TORONTO – Starting in December there will be no more labels on cigarette packages in Australia.
Australia’s highest court upheld a law to replace current cigarette packaging with a standard olive-coloured design complete with health warnings.
Tobacco companies argued that the law destroys their brand value and violates intellectual property rights.
They say they’re worried the law will set a global precedent that could slash billions of dollars from the values of their brands.
The government hopes the new packaging makes smoking as unglamorous as possible, and says the decision is a victory for those who lost a loved one to a tobacco-related illness.
Last month, Saudi Arabia banned smoking in government spaces and several public places, including supermarkets, coffee shops and restaurants and prohibits selling tobacco to those under the age of 18.
The country has already banned smoking in its airports last year.
In Canada, smoking is banned in almost all enclosed public and indoor workplaces across the country. In 2007, Nova Scotia became the first province in the country to pass legislation banning smoking in cars with children and teenagers. Shortly after, similar legislations came into effect in Manitoba, Ontario, and British Columbia.
According to the World Health Organization (WHO), approximately 600,000 people die each year from exposure to second-hand smoke. Global News takes a look at five countries with some of the most severe cigarette
packaging laws and smoking bans in the world.
In 2004, Bhutan became the first nation in the world to ban the sale of tobacco and to outlaw smoking in all public places. In June 2010, the country implemented one of the world’s strictest anti-tobacco legislations by forbidding the sale or smuggling of tobacco into Bhutan. Those found guilty of the offence serve can serve a prison term of three to five years with no chance of being granted bail.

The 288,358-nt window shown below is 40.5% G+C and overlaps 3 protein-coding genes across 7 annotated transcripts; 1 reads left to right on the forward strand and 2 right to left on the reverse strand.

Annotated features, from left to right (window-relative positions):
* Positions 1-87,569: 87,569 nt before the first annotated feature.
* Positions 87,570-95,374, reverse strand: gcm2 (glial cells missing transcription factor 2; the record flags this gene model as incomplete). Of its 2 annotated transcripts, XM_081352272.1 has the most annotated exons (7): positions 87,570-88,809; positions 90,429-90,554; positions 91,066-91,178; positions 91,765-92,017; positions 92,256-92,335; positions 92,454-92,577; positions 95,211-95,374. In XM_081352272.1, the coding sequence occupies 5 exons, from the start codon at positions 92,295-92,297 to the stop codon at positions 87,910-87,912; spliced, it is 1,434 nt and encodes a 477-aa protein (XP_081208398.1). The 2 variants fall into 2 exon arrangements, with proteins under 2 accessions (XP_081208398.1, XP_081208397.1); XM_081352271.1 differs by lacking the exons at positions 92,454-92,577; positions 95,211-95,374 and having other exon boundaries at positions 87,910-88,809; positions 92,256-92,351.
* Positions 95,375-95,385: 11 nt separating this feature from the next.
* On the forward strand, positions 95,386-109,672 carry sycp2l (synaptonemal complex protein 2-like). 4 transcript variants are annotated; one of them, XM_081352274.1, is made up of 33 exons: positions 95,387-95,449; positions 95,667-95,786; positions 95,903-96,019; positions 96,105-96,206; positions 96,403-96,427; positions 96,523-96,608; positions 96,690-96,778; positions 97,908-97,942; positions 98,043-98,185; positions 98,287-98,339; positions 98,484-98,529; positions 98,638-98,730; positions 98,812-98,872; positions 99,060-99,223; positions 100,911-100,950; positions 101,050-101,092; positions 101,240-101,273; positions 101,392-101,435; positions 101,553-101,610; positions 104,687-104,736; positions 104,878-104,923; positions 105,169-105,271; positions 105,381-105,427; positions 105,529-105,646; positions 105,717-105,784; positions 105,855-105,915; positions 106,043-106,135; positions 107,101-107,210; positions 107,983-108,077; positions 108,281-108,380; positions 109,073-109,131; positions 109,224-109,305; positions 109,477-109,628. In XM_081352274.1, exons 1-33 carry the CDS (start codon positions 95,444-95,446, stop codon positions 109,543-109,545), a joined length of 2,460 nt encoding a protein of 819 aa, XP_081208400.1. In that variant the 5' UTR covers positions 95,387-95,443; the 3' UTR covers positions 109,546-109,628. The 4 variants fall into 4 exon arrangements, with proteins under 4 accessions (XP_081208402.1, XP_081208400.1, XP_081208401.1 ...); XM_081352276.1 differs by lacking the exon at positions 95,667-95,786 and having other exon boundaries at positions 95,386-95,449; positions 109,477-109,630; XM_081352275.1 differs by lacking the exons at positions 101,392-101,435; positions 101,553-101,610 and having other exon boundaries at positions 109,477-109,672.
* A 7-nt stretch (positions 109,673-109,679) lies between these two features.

In 2012, Costa Rica passed one of the strictest smoking regulations in the world. Legislation prohibits lighting up in taxis, buses, trainer, public buildings, bars, casinos and workplaces. Smoking is also banned from all enclosed public-access buildings, and no separate “smoking areas” are allowed. The country has seen surprisingly high compliant rates since the ban came into effect.
In 2009, Colombia extended its anti-smoking regulation to include indoor workplaces and public places. The use of terms such as “mild” and “light” were also banned on advertisements and packaging.
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Uruguay became the first Latin American country to prohibit smoking in public places, including restaurants, bars and the workplace in March 2004. In 2008, a campaign was started to promote not smoking at home and in cars in the presence of children.
Malaysia has banned smoking in several public spaces, including hospitals, airports, public toilets, government premises, Internet cafes and government premises. As of June 2010, those caught smoking in private office space with air conditioning can be fined up to RM10, 000 (approximately $3,200 CAD) or two years of imprisonment.
– with files from The Associated Press